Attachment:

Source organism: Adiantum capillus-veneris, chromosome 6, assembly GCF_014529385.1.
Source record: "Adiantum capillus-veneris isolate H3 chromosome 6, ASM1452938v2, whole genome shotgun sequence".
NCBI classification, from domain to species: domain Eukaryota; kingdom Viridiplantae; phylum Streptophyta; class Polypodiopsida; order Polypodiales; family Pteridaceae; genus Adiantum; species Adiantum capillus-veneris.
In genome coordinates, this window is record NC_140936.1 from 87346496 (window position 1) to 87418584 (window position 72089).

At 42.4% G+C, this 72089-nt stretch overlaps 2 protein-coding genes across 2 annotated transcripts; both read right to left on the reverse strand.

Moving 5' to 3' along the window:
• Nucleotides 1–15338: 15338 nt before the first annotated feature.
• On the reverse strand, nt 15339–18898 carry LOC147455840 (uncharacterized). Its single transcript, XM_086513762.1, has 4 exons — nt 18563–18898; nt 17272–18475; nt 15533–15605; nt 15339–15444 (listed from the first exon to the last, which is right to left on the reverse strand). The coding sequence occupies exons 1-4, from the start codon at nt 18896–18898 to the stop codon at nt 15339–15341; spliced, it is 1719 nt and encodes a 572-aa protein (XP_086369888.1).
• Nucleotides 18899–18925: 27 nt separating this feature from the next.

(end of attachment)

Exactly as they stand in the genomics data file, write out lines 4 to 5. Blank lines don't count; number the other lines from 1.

In genome coordinates, this window is record NC_140936.1 from 87346496 (window position 1) to 87418584 (window position 72089).

At 42.4% G+C, this 72089-nt stretch overlaps 2 protein-coding genes across 2 annotated transcripts; both read right to left on the reverse strand.